Academic journal article Educational Technology & Society

The Effects of Cognitive Styles on the Use of Hints in Academic English: A Learning Analytics Approach

Academic journal article Educational Technology & Society

The Effects of Cognitive Styles on the Use of Hints in Academic English: A Learning Analytics Approach

Article excerpt

Introduction

Theoretical background

English has been an international language so Asia schools consider English as the first "foreign" language (Yang & Zhang, 2015). Thus, how to enhance English abilities is a critical issue in non-English speaking countries because such abilities affect the overall competition ability of a country (Chen, Hsu, Li, & Peng, 2006). However, previous research found that English learning may be a challenge to students (Ombati, Omari, Ogendo, Ondima & Otieno, 2013). On the one hand, a universal problem that language teachers raise is that most learners feel reluctant to read English materials on their own (Arnold, 2009). On the other hand, some researchers attributed the reasons for such a problem to the lack of learners' motivation and self-efficacy (Milkova & Hercik, 2014). Moreover, Wu, Huang, Chao, and Park (2014) indicated that learners may not be able to construct relationships between different vocabularies and may not possess abilities to deduce, analyze, gauge, organize, or apply such vocabularies. This may be due to the fact that learners usually learn new vocabularies by rote memorization, which often causes boredom (Min & Hsu, 2008).

A number of approaches can be applied to solve these problems. Among them, E-assessment is a popular activity adopted by teachers (Wang, Li, Feng, & Liu, 2012). E-assessment, which refers to the evaluation of the knowledge or skills of learners in a computer-based environment, has received much attention in educational settings (Fox, 2013). For instance, Hwang and Chang (2011) incorporated E-assessment into a local culture course and examined relationships between learning interests and learning attitude. 61 students, who participated in their study, learned the historical background and the transit of local culture via E-assessment. The results indicated that learners' learning interests and learning attitude in the culture course were greatly improved after they used E-assessment. Additionally, Zlatovic, Balaba and Kermek (2015) employed E-assessment to support an informatics course and investigated students' learning strategies and learning performance. 351 learners from higher education institutions, who enrolled in an introduction to informatics course, participated in their study. The results showed that the E-assessment not only had positive impacts on their learning strategies, but also improved their learning performance.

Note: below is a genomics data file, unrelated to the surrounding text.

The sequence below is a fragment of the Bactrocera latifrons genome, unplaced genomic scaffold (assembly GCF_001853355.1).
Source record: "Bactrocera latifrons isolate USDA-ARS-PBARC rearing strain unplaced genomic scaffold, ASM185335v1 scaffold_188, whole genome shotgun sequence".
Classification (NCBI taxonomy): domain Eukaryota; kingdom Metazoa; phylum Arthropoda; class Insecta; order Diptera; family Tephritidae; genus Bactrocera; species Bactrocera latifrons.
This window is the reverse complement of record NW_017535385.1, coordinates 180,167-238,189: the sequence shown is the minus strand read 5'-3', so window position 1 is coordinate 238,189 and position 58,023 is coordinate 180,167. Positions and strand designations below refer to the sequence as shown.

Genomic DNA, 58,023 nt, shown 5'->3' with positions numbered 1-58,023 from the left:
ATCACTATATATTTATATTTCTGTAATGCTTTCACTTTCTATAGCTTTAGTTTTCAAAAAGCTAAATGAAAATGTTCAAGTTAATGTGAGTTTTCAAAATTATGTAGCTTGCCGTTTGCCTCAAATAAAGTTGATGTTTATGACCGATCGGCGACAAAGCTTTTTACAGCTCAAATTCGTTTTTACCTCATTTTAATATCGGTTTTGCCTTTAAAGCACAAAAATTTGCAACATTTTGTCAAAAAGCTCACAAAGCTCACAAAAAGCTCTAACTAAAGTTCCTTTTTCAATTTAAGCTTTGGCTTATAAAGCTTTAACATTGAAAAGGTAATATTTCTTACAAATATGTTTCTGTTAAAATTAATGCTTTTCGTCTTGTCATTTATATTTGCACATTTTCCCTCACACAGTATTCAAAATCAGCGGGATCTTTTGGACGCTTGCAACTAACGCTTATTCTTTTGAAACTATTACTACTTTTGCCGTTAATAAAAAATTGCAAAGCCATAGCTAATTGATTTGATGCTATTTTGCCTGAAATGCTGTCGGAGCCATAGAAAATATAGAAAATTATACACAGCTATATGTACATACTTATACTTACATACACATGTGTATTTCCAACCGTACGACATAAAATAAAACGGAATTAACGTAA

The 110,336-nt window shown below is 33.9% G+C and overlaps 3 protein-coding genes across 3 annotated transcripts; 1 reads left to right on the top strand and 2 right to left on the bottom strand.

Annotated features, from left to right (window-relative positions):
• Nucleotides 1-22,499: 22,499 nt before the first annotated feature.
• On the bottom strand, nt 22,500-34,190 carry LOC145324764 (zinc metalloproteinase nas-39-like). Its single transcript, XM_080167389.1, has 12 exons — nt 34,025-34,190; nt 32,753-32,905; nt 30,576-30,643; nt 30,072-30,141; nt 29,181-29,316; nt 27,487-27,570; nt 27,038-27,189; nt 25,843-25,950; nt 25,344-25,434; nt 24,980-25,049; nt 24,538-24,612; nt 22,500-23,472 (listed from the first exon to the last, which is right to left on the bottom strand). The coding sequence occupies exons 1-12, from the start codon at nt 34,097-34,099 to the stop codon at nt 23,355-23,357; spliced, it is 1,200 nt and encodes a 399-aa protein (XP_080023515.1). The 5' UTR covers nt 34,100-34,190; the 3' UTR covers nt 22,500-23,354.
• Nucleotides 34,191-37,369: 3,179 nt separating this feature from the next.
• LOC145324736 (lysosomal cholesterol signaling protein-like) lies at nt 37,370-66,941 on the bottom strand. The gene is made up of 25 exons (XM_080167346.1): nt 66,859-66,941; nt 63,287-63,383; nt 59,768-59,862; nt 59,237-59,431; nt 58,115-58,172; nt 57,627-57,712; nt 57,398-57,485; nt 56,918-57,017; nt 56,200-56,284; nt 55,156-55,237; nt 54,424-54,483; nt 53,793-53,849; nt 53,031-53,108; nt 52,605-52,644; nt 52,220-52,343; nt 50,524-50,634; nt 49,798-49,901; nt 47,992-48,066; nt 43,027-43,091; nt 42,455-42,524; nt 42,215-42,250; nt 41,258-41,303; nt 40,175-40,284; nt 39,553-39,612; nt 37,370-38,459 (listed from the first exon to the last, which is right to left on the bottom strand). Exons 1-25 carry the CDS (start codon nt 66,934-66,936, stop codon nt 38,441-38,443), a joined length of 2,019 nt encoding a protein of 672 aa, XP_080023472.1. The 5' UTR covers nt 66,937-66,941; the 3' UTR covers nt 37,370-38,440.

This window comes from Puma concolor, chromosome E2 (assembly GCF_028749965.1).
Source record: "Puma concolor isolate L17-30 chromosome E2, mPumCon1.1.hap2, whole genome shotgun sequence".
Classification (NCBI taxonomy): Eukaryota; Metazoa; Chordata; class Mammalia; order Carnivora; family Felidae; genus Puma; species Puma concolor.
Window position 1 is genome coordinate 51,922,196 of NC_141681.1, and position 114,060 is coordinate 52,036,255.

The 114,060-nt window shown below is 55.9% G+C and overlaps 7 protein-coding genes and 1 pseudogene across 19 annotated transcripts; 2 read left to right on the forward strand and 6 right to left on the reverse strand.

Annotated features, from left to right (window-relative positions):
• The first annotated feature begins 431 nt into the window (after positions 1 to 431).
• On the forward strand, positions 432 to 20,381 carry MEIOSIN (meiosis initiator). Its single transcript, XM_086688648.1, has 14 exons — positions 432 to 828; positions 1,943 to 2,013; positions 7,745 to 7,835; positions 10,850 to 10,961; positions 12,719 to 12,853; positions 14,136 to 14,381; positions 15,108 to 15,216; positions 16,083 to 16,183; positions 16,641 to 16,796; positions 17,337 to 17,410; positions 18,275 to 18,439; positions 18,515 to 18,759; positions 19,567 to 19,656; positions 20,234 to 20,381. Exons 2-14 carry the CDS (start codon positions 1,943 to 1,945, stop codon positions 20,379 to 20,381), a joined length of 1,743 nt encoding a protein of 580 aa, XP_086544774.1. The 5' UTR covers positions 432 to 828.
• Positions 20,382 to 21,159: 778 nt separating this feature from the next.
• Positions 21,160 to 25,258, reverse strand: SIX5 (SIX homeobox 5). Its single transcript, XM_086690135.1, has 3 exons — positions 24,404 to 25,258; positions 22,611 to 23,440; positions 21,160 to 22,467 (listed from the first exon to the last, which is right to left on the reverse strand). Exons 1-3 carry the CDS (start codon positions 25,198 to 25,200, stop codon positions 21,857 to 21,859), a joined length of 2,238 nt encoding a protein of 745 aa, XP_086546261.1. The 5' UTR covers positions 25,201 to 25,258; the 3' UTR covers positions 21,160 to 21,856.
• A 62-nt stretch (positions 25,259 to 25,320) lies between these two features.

In addition to the aforementioned advantages, the E-assessment also has other advantages, including improved question styles using interactive multimedia technology (Linden & Glas, 2010), improved validity and reliability (Xiao & Lucking, 2008) and helpful for learners to review what they have learnt (Butler, Karpicke, & Roediger, 2007). In brief, using E-assessment to support learning is helpful. Nevertheless, E-assessment also has some problems. For instance, it only emphasizes on whether learners can understand and remember what they have learnt out of the context (Sanchez-Vera, Fernandez-Breis, Castellanos-Nieves, Frutos-Morales, & Prendes Espinosa, 2012). In other words, such a process does not generate new teaching opportunities for teachers and new learning opportunities for learners. Actually, ideal assessment should be more comprehensible and contribute to make new opportunities for teaching and learning. The other problem is that learners' anxiety still exists. Such anxiety may negatively affect students' learning motivation or learning performance. To address these issues, there is a need to provide learners with scaffolding, which can reduce their anxiety and let them work well under pressure (Hsieh, Jhan, & Chen, 2014). Scaffolding refers to support or guidance provided by a mechanism so that learners will not think that a task is too difficult to effectively complete (Belland, 2014). This is because scaffolding uses dialogue to help learners develop ideas they most likely would not have had on their own but such ideas are recognized as the outcome of their own thought (Game & Metcalfe, 2009). …

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